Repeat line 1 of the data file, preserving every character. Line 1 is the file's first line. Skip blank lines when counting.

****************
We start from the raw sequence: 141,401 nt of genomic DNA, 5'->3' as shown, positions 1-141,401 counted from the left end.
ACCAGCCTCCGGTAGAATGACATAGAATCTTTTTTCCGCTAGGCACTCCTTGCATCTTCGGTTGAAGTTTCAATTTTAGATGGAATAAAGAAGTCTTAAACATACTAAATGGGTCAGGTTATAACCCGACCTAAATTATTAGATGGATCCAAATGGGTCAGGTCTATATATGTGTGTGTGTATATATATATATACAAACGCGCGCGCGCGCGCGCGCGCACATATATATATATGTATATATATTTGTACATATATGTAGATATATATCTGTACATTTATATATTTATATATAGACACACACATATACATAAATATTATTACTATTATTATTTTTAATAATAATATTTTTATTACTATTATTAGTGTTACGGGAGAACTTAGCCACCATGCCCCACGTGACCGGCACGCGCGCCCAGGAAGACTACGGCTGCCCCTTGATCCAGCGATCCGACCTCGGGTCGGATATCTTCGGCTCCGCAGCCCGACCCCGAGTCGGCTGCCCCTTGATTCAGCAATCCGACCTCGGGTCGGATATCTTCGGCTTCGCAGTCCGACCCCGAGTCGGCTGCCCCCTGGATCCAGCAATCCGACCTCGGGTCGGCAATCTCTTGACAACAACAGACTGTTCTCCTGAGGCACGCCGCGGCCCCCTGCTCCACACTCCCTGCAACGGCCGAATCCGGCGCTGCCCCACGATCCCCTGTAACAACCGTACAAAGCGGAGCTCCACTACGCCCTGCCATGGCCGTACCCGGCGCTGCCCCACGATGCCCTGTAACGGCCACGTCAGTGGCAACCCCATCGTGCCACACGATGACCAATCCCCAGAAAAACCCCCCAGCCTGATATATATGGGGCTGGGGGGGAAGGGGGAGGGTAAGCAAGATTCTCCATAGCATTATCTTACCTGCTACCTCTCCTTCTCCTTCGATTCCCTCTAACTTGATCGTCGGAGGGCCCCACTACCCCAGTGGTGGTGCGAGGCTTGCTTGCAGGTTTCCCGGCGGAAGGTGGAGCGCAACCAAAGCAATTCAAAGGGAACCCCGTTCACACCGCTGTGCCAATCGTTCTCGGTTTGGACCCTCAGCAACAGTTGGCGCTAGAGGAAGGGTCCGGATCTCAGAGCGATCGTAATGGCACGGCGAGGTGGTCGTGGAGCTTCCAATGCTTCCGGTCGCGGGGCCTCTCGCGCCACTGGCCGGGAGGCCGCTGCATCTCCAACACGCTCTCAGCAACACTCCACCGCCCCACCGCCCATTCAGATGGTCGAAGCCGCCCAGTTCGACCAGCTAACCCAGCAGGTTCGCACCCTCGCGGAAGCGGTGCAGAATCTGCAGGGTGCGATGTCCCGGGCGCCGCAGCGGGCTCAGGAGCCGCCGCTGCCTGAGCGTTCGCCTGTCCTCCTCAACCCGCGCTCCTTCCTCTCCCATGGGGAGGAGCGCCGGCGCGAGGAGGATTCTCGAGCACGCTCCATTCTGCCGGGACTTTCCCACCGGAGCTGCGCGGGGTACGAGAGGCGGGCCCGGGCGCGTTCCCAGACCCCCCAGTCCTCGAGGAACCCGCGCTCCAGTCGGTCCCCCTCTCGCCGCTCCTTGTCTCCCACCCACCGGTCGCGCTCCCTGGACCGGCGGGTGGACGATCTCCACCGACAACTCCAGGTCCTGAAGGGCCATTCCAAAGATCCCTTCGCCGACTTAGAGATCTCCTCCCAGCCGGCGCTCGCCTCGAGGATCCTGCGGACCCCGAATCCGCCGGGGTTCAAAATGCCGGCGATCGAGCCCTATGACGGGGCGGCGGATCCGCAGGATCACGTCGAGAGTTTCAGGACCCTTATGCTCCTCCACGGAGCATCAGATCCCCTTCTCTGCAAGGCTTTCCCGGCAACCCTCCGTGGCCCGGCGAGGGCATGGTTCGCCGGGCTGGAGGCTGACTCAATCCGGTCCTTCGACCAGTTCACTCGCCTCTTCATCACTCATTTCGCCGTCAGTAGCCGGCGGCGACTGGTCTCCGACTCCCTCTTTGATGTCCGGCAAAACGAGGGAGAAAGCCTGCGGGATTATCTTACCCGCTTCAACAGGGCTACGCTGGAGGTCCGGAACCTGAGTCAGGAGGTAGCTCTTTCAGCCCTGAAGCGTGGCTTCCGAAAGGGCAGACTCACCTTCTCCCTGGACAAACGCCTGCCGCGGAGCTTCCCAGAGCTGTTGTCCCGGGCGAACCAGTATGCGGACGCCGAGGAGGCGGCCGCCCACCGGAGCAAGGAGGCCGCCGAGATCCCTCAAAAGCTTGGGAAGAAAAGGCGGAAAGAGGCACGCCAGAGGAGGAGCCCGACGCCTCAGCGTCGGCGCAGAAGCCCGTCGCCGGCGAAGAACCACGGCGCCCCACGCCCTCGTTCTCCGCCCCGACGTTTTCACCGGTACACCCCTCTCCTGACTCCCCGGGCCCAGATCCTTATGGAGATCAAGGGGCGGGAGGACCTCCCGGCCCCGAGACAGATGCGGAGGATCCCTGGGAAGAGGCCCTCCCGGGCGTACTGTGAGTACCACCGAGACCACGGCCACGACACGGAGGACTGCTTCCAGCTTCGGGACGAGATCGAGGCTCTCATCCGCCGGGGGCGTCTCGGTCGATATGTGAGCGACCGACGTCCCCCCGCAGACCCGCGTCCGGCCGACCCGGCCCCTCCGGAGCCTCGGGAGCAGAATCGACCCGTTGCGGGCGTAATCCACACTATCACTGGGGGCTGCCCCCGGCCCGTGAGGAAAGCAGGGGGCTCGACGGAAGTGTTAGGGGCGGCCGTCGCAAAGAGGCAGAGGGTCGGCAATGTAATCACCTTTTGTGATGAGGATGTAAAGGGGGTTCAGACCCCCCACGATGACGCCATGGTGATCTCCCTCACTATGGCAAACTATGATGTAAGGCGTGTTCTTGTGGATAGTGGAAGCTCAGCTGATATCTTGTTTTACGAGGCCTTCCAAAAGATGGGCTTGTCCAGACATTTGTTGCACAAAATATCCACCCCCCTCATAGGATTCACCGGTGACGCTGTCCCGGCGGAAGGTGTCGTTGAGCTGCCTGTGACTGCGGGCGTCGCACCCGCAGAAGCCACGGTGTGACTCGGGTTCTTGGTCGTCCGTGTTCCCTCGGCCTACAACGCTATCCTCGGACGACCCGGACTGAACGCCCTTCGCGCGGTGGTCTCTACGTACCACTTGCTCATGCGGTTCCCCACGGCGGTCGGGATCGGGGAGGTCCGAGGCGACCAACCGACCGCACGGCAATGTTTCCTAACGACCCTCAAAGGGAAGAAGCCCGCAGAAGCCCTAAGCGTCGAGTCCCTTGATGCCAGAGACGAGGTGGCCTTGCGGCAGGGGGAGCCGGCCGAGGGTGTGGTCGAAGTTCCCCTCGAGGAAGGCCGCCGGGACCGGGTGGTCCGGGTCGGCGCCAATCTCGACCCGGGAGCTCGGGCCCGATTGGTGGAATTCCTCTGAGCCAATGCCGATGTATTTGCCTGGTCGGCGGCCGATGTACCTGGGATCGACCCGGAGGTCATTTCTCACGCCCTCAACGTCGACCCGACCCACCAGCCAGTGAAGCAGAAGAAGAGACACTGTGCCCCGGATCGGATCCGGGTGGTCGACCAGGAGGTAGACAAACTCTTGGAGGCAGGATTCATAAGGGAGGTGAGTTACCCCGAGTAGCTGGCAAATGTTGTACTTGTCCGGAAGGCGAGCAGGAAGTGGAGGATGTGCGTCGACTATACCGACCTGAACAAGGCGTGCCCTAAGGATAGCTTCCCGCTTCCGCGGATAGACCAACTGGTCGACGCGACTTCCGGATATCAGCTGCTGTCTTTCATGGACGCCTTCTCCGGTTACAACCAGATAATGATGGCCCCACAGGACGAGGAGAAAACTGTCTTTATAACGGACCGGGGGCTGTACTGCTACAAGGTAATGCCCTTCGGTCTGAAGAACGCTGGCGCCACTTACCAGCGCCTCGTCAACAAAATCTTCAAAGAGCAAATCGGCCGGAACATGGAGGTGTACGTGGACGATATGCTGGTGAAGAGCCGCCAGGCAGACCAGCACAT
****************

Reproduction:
We start from the raw sequence: 141,401 nt of genomic DNA, 5'->3' as shown, positions 1-141,401 counted from the left end.